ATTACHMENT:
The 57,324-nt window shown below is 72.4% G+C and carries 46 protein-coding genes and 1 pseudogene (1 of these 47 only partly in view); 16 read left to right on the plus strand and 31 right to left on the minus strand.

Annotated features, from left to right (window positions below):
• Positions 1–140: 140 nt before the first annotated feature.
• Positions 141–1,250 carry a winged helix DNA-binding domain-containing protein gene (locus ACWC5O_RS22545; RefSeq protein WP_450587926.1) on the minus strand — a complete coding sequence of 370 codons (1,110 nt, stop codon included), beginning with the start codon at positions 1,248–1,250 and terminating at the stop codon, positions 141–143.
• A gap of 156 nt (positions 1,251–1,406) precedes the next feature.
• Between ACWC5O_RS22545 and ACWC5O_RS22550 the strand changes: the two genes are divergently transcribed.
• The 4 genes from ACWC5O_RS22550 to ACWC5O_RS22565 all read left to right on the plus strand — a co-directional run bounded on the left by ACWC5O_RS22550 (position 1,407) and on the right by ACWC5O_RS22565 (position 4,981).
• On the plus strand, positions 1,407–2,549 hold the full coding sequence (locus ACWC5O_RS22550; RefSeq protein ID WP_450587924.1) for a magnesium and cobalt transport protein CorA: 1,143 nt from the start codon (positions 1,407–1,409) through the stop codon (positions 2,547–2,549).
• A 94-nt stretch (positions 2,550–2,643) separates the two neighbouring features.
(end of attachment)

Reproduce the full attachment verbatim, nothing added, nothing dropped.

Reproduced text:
The 57,324-nt window shown below is 72.4% G+C and carries 46 protein-coding genes and 1 pseudogene (1 of these 47 only partly in view); 16 read left to right on the plus strand and 31 right to left on the minus strand.

Annotated features, from left to right (window positions below):
• Positions 1–140: 140 nt before the first annotated feature.
• Positions 141–1,250 carry a winged helix DNA-binding domain-containing protein gene (locus ACWC5O_RS22545; RefSeq protein WP_450587926.1) on the minus strand — a complete coding sequence of 370 codons (1,110 nt, stop codon included), beginning with the start codon at positions 1,248–1,250 and terminating at the stop codon, positions 141–143.
• A gap of 156 nt (positions 1,251–1,406) precedes the next feature.
• Between ACWC5O_RS22545 and ACWC5O_RS22550 the strand changes: the two genes are divergently transcribed.
• The 4 genes from ACWC5O_RS22550 to ACWC5O_RS22565 all read left to right on the plus strand — a co-directional run bounded on the left by ACWC5O_RS22550 (position 1,407) and on the right by ACWC5O_RS22565 (position 4,981).
• On the plus strand, positions 1,407–2,549 hold the full coding sequence (locus ACWC5O_RS22550; RefSeq protein ID WP_450587924.1) for a magnesium and cobalt transport protein CorA: 1,143 nt from the start codon (positions 1,407–1,409) through the stop codon (positions 2,547–2,549).
• A 94-nt stretch (positions 2,550–2,643) separates the two neighbouring features.